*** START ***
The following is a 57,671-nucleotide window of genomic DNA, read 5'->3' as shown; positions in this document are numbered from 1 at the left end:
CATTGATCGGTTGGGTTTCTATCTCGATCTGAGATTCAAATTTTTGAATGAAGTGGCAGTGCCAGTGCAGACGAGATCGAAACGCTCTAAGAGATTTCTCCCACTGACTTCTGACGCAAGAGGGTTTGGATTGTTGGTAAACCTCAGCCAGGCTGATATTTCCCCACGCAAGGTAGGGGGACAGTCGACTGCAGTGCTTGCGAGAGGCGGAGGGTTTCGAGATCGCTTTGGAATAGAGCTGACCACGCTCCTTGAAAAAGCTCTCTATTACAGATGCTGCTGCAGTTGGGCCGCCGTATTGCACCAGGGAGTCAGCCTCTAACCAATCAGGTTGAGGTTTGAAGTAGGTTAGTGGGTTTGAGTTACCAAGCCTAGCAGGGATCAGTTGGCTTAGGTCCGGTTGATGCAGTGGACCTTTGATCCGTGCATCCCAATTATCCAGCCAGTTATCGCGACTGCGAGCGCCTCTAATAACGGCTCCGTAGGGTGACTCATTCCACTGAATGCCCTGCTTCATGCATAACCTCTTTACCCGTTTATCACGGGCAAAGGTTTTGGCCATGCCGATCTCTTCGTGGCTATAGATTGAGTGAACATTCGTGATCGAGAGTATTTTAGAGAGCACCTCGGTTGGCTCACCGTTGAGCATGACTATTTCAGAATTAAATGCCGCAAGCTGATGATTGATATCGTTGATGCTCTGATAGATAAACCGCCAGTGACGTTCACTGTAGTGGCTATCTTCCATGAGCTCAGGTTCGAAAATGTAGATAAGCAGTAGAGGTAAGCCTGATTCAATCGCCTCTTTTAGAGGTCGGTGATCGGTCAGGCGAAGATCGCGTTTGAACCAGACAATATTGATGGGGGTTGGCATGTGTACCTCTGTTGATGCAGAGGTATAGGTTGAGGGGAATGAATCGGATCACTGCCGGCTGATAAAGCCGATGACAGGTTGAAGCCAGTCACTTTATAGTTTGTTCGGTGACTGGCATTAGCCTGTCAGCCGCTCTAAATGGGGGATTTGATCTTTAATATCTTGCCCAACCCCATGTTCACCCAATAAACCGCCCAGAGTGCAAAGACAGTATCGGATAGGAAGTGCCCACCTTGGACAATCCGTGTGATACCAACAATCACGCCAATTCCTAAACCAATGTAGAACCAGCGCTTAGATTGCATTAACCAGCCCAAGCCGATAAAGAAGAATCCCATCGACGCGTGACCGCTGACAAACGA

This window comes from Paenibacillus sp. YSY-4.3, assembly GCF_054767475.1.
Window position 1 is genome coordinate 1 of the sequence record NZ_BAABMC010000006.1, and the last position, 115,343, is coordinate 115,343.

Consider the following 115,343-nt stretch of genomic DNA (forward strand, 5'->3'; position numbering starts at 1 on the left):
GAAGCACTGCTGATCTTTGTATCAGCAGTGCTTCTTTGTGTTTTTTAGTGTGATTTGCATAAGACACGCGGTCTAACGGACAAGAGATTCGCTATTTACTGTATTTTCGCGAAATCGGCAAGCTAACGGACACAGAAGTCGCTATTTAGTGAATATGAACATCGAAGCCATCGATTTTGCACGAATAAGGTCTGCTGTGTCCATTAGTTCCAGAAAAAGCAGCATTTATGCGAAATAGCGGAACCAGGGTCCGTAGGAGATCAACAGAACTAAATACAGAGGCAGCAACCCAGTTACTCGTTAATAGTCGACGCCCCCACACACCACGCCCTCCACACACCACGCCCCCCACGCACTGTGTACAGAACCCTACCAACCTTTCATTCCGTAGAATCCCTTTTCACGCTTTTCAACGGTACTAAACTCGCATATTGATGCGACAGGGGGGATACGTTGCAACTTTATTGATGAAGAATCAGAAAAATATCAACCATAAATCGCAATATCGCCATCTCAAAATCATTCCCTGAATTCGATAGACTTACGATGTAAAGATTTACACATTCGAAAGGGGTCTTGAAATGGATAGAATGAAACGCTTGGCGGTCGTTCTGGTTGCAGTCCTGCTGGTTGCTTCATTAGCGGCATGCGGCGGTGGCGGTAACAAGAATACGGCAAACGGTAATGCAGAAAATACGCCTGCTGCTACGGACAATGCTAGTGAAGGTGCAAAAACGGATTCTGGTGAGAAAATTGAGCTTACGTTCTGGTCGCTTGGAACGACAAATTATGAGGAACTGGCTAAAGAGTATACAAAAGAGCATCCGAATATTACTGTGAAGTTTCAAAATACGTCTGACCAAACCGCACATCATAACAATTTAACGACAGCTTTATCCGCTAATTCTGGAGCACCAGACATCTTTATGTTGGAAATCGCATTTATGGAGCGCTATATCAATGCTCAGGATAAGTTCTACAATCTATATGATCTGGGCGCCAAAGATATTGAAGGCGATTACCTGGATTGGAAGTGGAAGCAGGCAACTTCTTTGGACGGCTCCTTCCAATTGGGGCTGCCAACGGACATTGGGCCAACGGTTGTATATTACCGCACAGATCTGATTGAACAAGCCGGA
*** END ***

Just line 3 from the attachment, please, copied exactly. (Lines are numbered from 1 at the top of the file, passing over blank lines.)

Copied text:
This window comes from Paenibacillus sp. YSY-4.3, assembly GCF_054767475.1.